It wasn’t until I finally was forced to wake up, like I think this woman was, that I realized that was something completely different. This motion of surrender was actually a very active process in my life. It required me to step up and to be the steward of my life as God had called me to be, and then to stop trying to control my husband into having a good marriage with me that makes sense. But to do what I needed to do as a woman of faith, a woman of God, I needed to follow Him and put boundaries with my husband and let God deal with what came from that and see where the chips fell, if you will. Does that make sense, Natalie?

NATALIE: Yeah. I think you have to think too about who you actually are surrendering to, because I think a lot of us thought that we were surrendering to God, but we were really surrendering to people and what they wanted us to do.

RACHEL: For me that was the same thing. I had such a low view of myself as compared to other people. I had put everyone else in the position of God. I’ve said that before. I had put everyone else in the position of God, and so if they said something to me, they were obviously speaking for God. If they had some sort of direction or something that they wanted me to do, they were speaking for God. And it wasn’t until I started to put everything in its right place and let God be God and people be people and allow myself to step into the role of being a human being, not something lesser than or an entity that was required to be in constant subjugation to other people and other forces, that everything fell into place.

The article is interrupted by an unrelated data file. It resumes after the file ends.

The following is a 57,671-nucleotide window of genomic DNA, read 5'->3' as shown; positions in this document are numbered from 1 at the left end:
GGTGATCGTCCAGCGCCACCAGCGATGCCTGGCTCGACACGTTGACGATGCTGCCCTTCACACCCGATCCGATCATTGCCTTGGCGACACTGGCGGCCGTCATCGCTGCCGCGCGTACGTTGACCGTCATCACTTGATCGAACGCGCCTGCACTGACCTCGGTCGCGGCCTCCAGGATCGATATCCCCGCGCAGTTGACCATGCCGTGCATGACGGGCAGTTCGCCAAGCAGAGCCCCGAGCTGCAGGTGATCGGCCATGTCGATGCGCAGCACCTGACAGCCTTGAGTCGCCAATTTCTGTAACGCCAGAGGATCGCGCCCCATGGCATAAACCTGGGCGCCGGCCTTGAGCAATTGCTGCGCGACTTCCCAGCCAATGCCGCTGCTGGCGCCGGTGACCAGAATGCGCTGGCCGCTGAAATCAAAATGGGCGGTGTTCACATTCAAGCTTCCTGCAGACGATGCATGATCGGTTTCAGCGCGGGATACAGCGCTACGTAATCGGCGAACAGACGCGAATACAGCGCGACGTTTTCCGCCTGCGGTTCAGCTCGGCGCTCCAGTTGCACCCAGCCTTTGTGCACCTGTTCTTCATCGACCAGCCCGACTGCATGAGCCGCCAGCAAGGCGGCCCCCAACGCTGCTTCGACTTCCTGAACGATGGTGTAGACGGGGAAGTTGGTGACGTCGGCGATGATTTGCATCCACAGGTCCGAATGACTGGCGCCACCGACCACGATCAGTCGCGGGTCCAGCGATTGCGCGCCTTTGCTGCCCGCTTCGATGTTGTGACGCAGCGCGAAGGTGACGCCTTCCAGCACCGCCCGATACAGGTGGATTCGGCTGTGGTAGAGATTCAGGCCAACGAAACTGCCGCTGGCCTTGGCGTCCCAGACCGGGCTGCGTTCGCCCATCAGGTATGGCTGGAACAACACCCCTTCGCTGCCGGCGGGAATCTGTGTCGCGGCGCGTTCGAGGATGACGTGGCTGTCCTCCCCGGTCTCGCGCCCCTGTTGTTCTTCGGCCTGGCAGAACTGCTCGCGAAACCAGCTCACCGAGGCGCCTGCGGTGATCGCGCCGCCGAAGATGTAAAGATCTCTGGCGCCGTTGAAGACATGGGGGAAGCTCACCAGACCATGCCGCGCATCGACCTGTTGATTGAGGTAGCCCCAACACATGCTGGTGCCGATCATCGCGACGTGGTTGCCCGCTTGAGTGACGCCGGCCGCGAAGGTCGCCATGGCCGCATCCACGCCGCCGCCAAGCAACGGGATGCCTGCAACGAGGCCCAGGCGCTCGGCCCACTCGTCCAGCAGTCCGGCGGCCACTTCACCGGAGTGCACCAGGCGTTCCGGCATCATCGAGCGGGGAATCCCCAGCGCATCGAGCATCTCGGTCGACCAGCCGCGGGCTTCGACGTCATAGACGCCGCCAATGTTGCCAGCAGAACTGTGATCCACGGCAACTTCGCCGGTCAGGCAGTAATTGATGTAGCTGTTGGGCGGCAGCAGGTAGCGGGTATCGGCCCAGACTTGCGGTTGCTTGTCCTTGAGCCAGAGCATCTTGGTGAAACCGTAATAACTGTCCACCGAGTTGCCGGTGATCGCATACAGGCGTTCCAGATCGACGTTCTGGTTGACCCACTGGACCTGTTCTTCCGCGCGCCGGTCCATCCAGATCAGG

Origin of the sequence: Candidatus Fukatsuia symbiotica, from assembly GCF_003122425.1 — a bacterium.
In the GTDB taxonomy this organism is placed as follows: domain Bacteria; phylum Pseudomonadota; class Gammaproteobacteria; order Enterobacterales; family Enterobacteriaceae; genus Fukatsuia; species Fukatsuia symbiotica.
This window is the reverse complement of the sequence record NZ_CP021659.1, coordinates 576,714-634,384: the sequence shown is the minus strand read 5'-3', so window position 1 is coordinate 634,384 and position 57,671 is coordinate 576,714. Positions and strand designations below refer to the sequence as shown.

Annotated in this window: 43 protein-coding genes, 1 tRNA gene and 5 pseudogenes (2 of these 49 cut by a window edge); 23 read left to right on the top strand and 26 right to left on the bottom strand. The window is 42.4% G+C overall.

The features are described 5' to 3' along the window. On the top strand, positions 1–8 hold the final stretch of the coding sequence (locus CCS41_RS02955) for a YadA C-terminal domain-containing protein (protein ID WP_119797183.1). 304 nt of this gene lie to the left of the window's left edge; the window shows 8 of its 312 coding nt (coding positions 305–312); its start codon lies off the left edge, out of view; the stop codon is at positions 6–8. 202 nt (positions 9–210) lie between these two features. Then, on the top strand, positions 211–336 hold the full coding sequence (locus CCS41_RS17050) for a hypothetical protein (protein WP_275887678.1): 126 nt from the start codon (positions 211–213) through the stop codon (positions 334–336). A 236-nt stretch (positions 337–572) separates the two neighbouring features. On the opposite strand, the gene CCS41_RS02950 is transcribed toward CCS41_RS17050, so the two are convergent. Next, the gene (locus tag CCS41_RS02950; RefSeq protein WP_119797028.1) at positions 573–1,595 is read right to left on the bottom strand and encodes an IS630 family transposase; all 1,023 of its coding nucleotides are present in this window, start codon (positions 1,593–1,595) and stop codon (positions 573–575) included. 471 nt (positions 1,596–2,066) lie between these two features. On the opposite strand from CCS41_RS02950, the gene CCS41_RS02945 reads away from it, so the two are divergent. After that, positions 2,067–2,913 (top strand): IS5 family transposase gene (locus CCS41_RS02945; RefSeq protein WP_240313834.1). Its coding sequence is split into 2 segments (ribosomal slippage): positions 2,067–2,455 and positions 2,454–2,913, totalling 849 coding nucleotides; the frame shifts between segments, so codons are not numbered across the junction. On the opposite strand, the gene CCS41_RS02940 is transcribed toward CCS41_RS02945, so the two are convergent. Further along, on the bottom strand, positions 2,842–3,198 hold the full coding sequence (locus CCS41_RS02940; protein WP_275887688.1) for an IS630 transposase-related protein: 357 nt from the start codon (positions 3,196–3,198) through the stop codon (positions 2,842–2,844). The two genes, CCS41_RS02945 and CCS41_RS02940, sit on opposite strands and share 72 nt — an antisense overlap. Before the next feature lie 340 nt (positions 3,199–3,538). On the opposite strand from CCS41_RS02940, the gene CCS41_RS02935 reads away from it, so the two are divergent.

I’m allowed to follow the direction that God has laid out for me and be loving and respectful and kind and live out God’s truth in this world and allow other people to make their own decisions. And they may make a choice to do the same, to love and follow Jesus and to love and respect others, or they may not. In my case, my ex-husband didn’t want to have a relationship with me with this new dynamic where I was not going to let him take the place of God in my life any longer.